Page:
“We’re struggling as rental housing owners and facing some very difficult situations and we’re focused on trying to get those dollars where they’re needed most as quickly as possible,” said Mattingly.
Mattingly said the portfolio of properties he helps manage has helped hundreds of tenants apply for rental assistance, but no money has been paid out yet.
NBC News says despite the CDC’s evictions ban, courts around the country have been allowing evictions anyway:
Across the country, landlords are continuing to find ways to get tenants out, in some cases by declining to renew their lease or claiming that tenants broke the lease’s terms. While the federal policy bans evictions based solely on nonpayment of rent, it allows evictions for other issues, such as damaging property or engaging in criminal activity. And renters may be unaware of the steps they need to take to ensure the eviction moratorium applies to them.
Since the pandemic began, 284,490 evictions have been filed across the five states and 28 cities tracked by The Eviction Lab at Princeton University. More than 163,700 of them were filed since the federal government’s ban went into effect Sept. 4.
“Many landlords have flouted the order and its protections,” said Diane Yentel, president and CEO of the National Low Income Housing Coalition. “It’s especially disappointing because the Biden administration knows very well what the flaws and the shortcomings are and still failed to correct any of them.”
And evictions filings are stacking up week after week. Once courts begin processing these cases, it could take months or even longer to clear the dockets. This data is from Eviction Lab:
Cruise bookings set sail
Cruise ship bookings are not just up. They are setting records, as in they are higher than they were before the pandemic.
Carnival Cruise Line said Wednesday that it has seen a record level of bookings during the first quarter, up about 90% from fourth-quarter levels.
In addition, current bookings for 2022 are higher than those made in 2019, before the pandemic, suggesting that people are excited to travel again.
“Everybody wants to go away. And I will tell you, the next best thing to actually going away is planning a vacation. And that’s what a lot of people seem to be doing right now,” said David Bernstein, Carnival’s chief financial officer.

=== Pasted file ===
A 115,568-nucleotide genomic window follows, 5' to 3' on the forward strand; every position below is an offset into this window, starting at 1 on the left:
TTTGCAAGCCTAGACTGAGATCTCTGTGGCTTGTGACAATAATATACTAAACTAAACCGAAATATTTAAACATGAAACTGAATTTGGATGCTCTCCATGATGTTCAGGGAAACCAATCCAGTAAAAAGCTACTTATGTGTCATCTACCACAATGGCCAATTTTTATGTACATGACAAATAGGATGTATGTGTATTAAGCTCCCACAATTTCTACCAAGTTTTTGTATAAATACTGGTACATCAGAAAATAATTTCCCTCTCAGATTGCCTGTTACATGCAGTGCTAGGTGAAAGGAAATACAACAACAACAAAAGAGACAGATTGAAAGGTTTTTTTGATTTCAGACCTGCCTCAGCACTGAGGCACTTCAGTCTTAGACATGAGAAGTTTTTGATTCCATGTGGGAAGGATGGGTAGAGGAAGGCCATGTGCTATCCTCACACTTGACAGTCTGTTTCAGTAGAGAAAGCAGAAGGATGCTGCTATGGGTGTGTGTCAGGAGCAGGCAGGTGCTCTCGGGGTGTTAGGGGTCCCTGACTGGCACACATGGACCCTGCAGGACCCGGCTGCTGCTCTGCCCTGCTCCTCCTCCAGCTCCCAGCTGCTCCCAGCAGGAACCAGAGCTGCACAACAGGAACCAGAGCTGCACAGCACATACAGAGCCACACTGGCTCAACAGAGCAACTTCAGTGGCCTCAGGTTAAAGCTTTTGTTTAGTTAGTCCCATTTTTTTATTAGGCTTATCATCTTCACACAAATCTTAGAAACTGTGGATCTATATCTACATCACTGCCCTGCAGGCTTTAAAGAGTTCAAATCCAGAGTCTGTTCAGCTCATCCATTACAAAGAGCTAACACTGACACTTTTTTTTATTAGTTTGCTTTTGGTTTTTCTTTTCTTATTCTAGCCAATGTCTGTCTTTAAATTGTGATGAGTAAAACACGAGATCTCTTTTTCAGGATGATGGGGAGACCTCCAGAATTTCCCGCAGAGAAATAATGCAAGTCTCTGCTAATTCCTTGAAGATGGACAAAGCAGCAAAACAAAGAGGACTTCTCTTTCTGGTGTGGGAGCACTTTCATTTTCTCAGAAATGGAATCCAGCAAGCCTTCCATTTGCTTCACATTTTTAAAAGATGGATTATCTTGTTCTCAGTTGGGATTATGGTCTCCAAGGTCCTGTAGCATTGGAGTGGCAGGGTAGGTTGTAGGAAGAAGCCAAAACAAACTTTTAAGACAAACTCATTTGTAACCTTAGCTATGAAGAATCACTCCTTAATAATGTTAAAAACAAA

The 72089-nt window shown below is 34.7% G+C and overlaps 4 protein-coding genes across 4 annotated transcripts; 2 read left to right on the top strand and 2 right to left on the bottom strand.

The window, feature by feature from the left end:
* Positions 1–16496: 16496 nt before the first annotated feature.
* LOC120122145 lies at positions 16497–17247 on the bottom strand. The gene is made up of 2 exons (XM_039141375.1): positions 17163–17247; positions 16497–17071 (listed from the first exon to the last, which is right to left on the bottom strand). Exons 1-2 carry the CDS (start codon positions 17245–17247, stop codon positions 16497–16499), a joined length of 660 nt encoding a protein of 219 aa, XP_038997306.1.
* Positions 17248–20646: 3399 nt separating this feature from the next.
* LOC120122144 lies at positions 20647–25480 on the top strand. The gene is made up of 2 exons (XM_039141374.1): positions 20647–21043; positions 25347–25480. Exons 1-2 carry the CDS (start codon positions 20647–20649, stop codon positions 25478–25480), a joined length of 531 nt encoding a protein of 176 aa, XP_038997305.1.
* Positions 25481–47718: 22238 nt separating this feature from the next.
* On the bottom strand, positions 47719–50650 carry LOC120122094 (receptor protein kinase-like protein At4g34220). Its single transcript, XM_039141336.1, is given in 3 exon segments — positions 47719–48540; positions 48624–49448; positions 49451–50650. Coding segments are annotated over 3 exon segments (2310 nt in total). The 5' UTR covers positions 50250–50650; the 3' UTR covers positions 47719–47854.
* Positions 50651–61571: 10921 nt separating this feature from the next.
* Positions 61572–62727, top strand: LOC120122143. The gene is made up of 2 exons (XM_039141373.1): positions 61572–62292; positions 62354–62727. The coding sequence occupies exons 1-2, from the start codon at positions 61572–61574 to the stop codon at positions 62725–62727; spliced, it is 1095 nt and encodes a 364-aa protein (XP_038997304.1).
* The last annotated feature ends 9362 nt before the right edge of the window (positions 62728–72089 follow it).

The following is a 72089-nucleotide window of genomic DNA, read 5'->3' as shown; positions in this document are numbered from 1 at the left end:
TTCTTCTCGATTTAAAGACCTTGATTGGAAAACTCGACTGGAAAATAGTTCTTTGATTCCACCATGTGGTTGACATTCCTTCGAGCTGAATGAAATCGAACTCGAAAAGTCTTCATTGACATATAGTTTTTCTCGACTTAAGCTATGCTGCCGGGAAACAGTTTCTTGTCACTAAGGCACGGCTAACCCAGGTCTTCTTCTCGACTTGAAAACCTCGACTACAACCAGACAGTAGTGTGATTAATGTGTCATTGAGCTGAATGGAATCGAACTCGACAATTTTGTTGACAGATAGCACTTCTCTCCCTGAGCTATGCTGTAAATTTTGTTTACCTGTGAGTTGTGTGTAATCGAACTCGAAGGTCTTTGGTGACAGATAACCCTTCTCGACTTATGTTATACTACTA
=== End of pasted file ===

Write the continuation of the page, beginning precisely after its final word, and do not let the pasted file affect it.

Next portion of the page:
Still, Carnival faces numerous challenges. It ended the first quarter with $11.5 billion of cash and short-term investments, and must make its funds last until its business resumes. To do that it must receive clearance from the Centers for Disease Control and Prevention, which currently has a ban on sailing.
Carnival said it expects all of its fleets to be sailing by 2022. This summer, it is on track to resume cruise operations with 30% to 50% occupancy on nine ships across six of its brands: AIDA, Costa, P&O Cruises, Cunard, Princess Cruises and Seabour.
COVID-19 vaccines have not led to a 6,000% increase in patient deaths — debunking the persistent false claim
My colleagues at PolitiFact dove into one of the persistent false claims that just keeps making the rounds.
Social media posts point out that between Jan. 1 and March 19, 2020, 36 people were reported to have died after being vaccinated (but remember, there was no COVID-19 vaccine in that time period). Then, the posts say, in January through mid-March this year, 2,213 people were reported to have died after having gotten a vaccination.
And there is a big fact missing in this analysis. There is no proof, zero, that the COVID-19 vaccine has killed anybody. In that time period, most of the people who got the vaccines were seniors and people with health problems. And, as the fact check points out, people of a certain age die.
Remember, correlation does not equal causation.
Uber’s post-pandemic driver shortage
Uber says people are traveling more but so many drivers quit during the pandemic that there are not enough cars to serve the need. The ride-sharing company says it is coming up with $250 million to pay new driver bonuses.
“The $250 million driver stimulus will go directly to drivers who start driving again as well as new drivers who join Uber,” company spokesperson Kayla Whaling said. “The money will take the form of special bonuses and new guarantees. It will be in place for the next several months.”
Whaling gave several examples of how the individual bonuses and new guarantees would work. In Austin, Texas, drivers would receive $1,100 after making 115 trips; in Phoenix, drivers will earn $1,775 when they make 200 trips; and in Miami, drivers will get $1,750 when drivers complete 185 trips.